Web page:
It is known that the quantification of daily physical activity through questionnaires has the advantage of being low cost and easy to apply; however, it depends on factors such as understanding of the information and individual characteristics such as age, culture and educational level. Studies with motion sensors are suggested so that a sample of confirmed sedentary individuals can be evaluated.

No association was observed in the present study between the distance walked in the 6MWT and gender, asthma severity, trophism, or medication use. In accordance with the present results, another study also did not observe an association between physical fitness and asthma severity; however, it reported a strong association of maximal oxygen uptake with psychological factors, such as perceived competence during physical activity and attitudes towards exercise.23

Gender did not influence the distance walked by the children in several studies with healthy individuals;17 , 26 , 27 this result can be explained by the greater musculoskeletal similarity between the genders before adolescence. Regarding BMI, the results with healthy children are differing.17 , 27 There have been no reports in the literature on the influence of medication use and the performance in the 6MWT.

In this study, the difference in DWpat and DWpred was evaluated, suggesting that the greater the difference, the lower the physical fitness and conditioning of the child. This difference in distance walked was positively correlated with age, thus older children showed greater difference. Studies with healthy children have reported that the older the child, the greater the distance walked in the test.17 , 26 , 28 These results are in contrast with those of the present study, and can be justified by the fact that the present sample had 65% of children with severe asthma, which may explain the low exercise capacity in this population. It must be emphasize that no studies demonstrating this correlation with asthmatic children were retrieved.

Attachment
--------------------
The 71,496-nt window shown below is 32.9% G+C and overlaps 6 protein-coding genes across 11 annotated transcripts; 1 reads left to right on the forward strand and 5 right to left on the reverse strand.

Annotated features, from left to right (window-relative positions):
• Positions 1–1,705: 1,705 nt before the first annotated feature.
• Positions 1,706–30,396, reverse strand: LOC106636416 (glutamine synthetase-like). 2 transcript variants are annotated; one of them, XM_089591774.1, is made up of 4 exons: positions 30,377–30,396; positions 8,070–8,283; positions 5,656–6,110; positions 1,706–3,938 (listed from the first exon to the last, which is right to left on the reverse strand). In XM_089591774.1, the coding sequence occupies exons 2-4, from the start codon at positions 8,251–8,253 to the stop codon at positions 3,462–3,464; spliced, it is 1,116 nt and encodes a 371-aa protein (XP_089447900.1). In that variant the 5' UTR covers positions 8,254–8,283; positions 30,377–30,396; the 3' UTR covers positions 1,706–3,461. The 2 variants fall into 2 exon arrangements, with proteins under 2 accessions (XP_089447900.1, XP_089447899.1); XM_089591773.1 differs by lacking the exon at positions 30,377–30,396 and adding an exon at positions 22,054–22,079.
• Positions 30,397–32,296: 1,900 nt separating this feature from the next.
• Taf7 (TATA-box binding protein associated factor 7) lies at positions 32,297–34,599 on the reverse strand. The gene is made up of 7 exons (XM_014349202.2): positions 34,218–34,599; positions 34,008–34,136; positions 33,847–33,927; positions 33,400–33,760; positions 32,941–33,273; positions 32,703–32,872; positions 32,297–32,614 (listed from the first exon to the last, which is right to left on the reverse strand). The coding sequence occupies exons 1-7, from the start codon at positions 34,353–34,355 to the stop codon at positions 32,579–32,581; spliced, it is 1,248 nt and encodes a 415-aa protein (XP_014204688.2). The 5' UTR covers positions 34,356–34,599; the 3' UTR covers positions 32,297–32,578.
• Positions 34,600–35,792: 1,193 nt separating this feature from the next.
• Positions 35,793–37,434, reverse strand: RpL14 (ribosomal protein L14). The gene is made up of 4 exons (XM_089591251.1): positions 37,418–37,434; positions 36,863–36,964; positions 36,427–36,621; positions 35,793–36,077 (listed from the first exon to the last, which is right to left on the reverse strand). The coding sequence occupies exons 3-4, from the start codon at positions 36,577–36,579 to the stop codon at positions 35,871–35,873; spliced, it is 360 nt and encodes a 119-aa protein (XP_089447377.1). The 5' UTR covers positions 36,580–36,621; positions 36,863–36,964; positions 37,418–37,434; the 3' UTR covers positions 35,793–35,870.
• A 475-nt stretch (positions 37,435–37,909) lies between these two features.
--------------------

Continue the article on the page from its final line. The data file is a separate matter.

A negative correlation was also observed between the difference in distance walked with HR at the end of the test and the difference in HR (before and after 6MWT), where children who performed better on the test, i.e., were closer the predicted values, showed higher HR at the end of the test and higher difference in HR values. As expected, HR increased when walking longer distances in response to the required physiological demands, matching better performance in the test.

Some studies conducted in healthy children have demonstrated a correlation between height and gender with the distance walked; taller children and male children had better performance.17 , 26 , 27 However, this association was not observed in the present study.

It is suggested that the assessment of QoL should be incorporated into clinical evaluation, as chronic illnesses affect the different dimensions of patients' lives. The QoL of asthmatic children can be influenced by a number of interacting factors, such as symptom severity, morbidity, gender, and capacity to cope with difficulties, demonstrating a clear association between QoL impairment and asthma.19 , 29 In the present study, a overall mean PAQLQ score of 5.13 ± 1.24 was observed, indicating good QoL; however, when the items were evaluated separately, a worse mean value was observed regarding the aspect of limitation of activities. This value was negatively correlated with the difference between the DWpat and DWpred, indicating that children with more physical limitations had a worse performance in the test.